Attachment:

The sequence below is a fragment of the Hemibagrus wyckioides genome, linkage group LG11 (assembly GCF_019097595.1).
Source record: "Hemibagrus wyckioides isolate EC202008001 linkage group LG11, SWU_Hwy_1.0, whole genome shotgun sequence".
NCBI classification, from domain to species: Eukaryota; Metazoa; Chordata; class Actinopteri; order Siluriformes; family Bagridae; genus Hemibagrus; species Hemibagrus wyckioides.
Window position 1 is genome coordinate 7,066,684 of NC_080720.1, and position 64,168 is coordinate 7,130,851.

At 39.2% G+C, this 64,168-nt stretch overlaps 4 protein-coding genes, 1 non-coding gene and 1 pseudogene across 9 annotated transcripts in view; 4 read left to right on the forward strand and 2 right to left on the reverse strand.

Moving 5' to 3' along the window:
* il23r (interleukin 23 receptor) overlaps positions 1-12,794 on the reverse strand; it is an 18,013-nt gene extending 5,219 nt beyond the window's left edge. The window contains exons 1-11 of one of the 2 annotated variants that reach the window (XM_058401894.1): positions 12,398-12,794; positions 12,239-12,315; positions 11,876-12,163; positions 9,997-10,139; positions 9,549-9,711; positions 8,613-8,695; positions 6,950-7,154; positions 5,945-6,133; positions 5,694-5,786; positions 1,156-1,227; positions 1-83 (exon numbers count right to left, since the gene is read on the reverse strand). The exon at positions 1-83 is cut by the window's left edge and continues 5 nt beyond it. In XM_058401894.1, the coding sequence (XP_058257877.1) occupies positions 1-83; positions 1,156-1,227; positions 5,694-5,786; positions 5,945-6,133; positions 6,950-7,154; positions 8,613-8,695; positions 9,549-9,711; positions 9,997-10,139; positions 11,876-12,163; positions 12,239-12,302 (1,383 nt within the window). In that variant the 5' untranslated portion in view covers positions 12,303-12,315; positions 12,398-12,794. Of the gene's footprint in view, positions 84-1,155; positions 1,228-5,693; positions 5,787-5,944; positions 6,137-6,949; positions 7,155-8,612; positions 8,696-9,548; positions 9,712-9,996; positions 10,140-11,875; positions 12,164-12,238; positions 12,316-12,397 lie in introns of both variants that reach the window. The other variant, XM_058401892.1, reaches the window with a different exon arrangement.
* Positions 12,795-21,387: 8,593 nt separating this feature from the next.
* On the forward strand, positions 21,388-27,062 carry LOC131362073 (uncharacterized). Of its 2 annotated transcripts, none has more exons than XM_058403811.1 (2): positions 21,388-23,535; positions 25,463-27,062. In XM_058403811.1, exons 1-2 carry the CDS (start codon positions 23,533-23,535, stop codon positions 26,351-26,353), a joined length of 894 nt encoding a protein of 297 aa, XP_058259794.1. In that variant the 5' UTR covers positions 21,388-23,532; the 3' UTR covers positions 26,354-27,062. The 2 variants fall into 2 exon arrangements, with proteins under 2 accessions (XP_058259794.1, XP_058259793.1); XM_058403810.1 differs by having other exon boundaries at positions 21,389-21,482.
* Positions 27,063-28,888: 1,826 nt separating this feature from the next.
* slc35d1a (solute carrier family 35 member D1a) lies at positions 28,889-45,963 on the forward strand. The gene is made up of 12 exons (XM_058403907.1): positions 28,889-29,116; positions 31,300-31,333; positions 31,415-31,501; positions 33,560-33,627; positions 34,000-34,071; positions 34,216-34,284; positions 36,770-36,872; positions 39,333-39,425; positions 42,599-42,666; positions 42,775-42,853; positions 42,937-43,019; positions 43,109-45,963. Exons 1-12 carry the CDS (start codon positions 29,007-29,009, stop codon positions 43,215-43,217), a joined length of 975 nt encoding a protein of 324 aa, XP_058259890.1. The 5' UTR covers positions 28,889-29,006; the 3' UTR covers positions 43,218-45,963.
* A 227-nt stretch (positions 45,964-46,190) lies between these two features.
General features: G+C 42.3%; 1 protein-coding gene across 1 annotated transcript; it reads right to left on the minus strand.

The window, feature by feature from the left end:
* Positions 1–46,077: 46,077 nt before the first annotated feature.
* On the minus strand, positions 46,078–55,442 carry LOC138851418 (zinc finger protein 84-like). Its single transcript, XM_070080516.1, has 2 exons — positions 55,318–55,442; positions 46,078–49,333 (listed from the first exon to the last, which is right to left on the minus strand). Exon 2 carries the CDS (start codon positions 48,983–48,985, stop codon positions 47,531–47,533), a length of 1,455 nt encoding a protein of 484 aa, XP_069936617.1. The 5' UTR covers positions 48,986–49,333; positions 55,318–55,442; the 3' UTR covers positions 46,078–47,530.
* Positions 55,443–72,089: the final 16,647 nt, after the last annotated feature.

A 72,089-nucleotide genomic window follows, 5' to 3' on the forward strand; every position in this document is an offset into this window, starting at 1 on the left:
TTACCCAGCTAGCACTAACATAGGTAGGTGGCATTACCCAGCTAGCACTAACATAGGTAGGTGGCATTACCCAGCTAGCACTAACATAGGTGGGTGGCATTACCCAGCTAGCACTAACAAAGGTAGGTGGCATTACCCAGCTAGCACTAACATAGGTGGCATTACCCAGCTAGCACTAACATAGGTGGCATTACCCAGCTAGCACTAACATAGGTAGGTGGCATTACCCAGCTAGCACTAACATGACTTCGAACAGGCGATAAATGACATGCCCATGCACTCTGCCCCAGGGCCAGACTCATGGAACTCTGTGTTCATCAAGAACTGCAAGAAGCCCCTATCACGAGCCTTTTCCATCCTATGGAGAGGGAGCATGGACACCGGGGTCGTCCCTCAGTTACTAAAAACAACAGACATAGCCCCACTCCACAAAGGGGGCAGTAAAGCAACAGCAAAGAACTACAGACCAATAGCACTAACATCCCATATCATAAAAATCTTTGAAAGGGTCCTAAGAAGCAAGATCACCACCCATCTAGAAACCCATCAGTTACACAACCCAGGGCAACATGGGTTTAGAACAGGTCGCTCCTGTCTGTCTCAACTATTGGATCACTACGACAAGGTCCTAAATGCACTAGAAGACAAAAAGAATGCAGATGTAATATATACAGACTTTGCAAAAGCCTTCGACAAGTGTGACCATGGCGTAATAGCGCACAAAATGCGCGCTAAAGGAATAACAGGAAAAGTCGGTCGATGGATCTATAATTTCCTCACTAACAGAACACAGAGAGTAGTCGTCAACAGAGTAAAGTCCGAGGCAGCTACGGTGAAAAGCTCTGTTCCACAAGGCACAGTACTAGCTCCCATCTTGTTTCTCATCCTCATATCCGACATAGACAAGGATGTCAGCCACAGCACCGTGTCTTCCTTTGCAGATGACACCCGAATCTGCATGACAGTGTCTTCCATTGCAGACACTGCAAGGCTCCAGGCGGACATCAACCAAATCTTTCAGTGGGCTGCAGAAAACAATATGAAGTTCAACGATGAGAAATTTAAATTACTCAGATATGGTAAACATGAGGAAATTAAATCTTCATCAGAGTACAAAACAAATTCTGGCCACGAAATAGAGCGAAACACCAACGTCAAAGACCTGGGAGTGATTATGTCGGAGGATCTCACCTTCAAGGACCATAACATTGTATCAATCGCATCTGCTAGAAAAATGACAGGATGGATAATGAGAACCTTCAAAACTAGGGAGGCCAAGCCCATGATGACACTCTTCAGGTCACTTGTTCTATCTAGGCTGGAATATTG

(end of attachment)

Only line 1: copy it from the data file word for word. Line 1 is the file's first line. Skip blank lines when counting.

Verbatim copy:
The sequence below is a fragment of the Hemibagrus wyckioides genome, linkage group LG11 (assembly GCF_019097595.1).